A prominent Baltimore pastor said he will hold worship services at 50 percent capacity in his 500-seat church this weekend despite an announcement by Mayor Bernard C. “Jack” Young that a stay-at-home order related to the coronavirus remains in effect.
The Rev. Alvin Gwynn Sr., pastor of Friendship Baptist Church in Northeast Baltimore, said he intends to lead two services in the church on Loch Raven Boulevard with the pews potentially half full, a decision that would allow up to 250 worshipers inside for each.
The 74-year-old minister said he plans for the congregation to abide by the U.S. Centers for Disease Control and Prevention guidelines for social distancing, along with the looser restrictions on businesses and other organizations Gov. Larry Hogan introduced this week as part of the state’s coronavirus recovery efforts.
The state-level changes gave permission for religious organizations in Maryland to hold outdoor services as well as indoor services at 50 percent capacity, though Hogan made it clear that each county was at liberty to implement and adjust those suggested guidelines as needed.
Notified Thursday evening that Young had announced an extension of existing restrictions in Baltimore that ban gatherings of more than 10, Gwynn said he will defy them.
“We’ll follow distancing guidelines, and do this safely, but we’re going to be open at 50 percent capacity like the governor said,” he said. “I don’t know what the mayor’s trying to do. He wants to have a knock-down about First Amendment rights? He’s the mayor, not the pastor of churches in the city.”
Friendship Baptist Church has about 800 members, said Gwynn, now in his 19th year as its pastor. Worship services are held there at 7:45 a.m. and 10:45 a.m. every Sunday.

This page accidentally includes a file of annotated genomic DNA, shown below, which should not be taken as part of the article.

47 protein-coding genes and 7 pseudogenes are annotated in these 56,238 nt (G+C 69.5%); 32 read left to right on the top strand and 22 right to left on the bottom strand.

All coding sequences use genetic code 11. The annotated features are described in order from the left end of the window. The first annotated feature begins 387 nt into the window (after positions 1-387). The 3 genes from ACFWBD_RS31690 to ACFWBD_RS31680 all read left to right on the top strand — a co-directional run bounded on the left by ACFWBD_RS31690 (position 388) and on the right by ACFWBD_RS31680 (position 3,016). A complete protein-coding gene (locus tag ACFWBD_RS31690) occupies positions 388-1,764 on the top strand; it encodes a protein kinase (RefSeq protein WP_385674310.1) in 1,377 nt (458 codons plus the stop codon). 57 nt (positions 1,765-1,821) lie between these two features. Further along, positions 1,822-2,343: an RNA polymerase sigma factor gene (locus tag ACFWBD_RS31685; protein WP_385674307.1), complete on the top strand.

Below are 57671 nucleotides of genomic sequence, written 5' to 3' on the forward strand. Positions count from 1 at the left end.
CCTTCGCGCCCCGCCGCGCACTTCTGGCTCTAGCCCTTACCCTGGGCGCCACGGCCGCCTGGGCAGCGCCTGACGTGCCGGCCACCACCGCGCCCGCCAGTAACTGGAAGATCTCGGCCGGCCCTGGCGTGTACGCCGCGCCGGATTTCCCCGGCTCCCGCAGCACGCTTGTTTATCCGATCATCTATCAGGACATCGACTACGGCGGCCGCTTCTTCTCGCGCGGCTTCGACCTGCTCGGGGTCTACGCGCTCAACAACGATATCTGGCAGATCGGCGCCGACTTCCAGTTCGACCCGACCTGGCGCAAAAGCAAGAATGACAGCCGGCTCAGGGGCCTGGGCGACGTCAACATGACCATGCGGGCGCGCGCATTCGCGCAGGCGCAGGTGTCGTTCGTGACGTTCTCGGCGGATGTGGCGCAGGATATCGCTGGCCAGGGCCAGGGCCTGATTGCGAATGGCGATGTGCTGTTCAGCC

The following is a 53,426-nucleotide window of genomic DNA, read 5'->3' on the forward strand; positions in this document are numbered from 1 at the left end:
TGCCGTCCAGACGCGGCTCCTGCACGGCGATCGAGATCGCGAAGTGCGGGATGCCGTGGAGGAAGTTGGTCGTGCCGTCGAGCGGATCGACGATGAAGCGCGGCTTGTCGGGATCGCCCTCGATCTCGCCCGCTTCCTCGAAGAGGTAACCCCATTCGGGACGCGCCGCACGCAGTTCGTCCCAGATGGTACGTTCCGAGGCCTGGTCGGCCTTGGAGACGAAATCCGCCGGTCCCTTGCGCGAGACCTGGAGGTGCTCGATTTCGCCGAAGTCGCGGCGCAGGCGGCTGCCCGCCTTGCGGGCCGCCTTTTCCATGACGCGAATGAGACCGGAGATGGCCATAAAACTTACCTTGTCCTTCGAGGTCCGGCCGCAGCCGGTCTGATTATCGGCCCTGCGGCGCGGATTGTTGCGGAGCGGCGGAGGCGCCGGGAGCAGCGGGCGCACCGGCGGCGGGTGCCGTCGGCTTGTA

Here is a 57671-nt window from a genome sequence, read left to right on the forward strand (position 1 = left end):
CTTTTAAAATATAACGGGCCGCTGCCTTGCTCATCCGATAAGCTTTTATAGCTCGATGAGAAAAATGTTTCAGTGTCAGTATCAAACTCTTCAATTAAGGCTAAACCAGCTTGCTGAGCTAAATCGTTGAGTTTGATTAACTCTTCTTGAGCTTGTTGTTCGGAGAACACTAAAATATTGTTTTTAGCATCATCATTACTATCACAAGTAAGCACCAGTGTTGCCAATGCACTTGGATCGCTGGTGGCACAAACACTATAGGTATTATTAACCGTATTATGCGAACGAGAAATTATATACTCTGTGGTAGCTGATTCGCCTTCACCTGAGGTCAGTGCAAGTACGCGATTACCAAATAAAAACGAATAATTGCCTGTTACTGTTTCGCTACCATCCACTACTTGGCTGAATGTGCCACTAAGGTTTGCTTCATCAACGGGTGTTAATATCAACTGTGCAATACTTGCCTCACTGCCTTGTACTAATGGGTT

Spokespersons for Baltimore police and the mayor’s office did not respond Friday to requests for comment on Gwynn’s plans.
His stand comes at a moment when most local churches, synagogues and mosques are opting to remain closed to in-person worship, loosened restrictions notwithstanding. Limits on in-person religious services also have been extended in Anne Arundel and Baltimore counties.
The Episcopal Diocese of Maryland will continue to offer livestreamed Sunday worship but ban in-person services for now, spokeswoman Carrie Graves said this week. The Baltimore-Washington Conference of the United Methodist Church has adopted a similar policy, according to spokesman Erik Aalsgard.
Howard Libit, executive director of the Baltimore Jewish Council, said he knows of no synagogues planning to offer in-person services, indoor or outdoor, in the Baltimore area in the near future. Ed Tori, president of the area’s largest mosque, the Islamic Center of Baltimore in Catonsville, said its buildings would remain closed at least through the end of the month.
Two area megachurches, Empowerment Temple AME Church in Baltimore and Grace Fellowship Church in Timonium, also said they will continue offering livestreamed and online services only, and the Rev. Dr. Harold S. Carter, senior pastor of New Shiloh Baptist Church, said his congregation would do the same.